It can be confusing for someone who can't read a legal document, and they may wonder if what a lawyer interprets from your documents are truly your wishes. A good idea is to create a plan for whoever is responsible for your finances and your children. The plan should include.

  • Wishes for burial/cremation

  • List of assets and life insurance policies, with contact info and any special instructions for making a claim

  • Plan for how you want your assets invested/donated/distributed, in laymen's terms

  • List of possessions and who you want to take ownership

  • Name the guardian for your children

Your executor should be given a copy of this plan, and they should keep it in a safe deposit box or a fire safe. You should also have this plan, and all your account information and policies stored in a fire safe as well.

Be sure to give someone a backup copy, be it a family member or a trusted friend.

If you do this, you can be rest assured that the person making arrangements for you after you pass away will be doing what they truly know you wanted. And it'll help them know exactly what to do in a time where emotions and other distractions will probably be running high.

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Sunday, November 05, 2006

Day 258 - First Steps

Today's first time parenting tip - Encourage your baby to walk by finding the thing he loves most

Most parents try to get their baby to walk by holding him up or crouching in front of him as he's cruising. Then, some type of dialog starts that basically repeats "Walk to mommy/daddy!" over and over again. Maybe your baby takes some steps, maybe he doesn't.

The point here is to think about this a tad differently. Rather than only offering him yourself or his other parent as incentive, think of the thing that interests him the most. This could be your smiling, laughing face.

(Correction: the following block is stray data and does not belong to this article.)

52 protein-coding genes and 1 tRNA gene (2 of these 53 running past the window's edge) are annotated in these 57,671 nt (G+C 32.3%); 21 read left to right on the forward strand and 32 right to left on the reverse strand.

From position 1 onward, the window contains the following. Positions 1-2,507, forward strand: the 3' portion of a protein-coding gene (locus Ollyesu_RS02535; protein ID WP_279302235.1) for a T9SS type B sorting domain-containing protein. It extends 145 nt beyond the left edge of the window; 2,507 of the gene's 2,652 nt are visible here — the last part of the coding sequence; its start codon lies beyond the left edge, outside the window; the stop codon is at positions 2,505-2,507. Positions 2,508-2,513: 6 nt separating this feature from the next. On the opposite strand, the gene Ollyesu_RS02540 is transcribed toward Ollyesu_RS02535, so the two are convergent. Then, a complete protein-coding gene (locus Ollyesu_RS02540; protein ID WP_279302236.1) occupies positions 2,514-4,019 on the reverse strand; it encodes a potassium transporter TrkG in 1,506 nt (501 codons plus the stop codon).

Or it could be the dog. A ball. Or in our case, the cat.

Our son loves petting and watching the cat walk around. A lot of the time he'll crawl over to him or try to work himself out of our arms when the cat is underfoot. So it seemed pretty natural that his first steps were to get closer to the cat.

Your baby is going to try, fail, try, fail, try, fail at a lot of things, because that's how they learn. The most important thing is to offer a supportive environment that encourages experimentation, and to also help your baby accomplish all the new things he's trying to learn. Offering something he's naturally interested in rather than trying to force something is a great way to help him have the best chance to learn.

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Saturday, November 04, 2006

Day 257 - Mixing and Matching Foods

Today's first time parenting tip - It's OK to mix vegetables with other foods like cheese or bread

If your baby is like ours, then he might not like vegetables by themselves. Old favorites like green beans, peas, etc. Now get spat right back out, and he just pushes them aside until they're mostly on the floor or all over his clothes.

We were sort of at a loss, until we started mixing his vegetables with eggs, noodles, cheese, bread, chicken, beef, etc. we noticed he had no problem gobbling them right up. We felt sort of bad, until we looked at our own plates and realized that neither of us usually eat veggies on their own.

So if you're having trouble getting veggies down, try matching them with another taste to see if they enjoy it. Don't feel like you've given up and failed as a parent like we did for a minute. Very rarely do kids eat the strong vegetables like broccoli, some adults never develop a taste for them.

If you can find a way to get your kids to eat this very important food group and enjoy the taste, you're miles ahead of lots of other parents. And of course, if you're wondering if your baby can have foods like cheese or meats, ask your pediatrician.

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Friday, November 03, 2006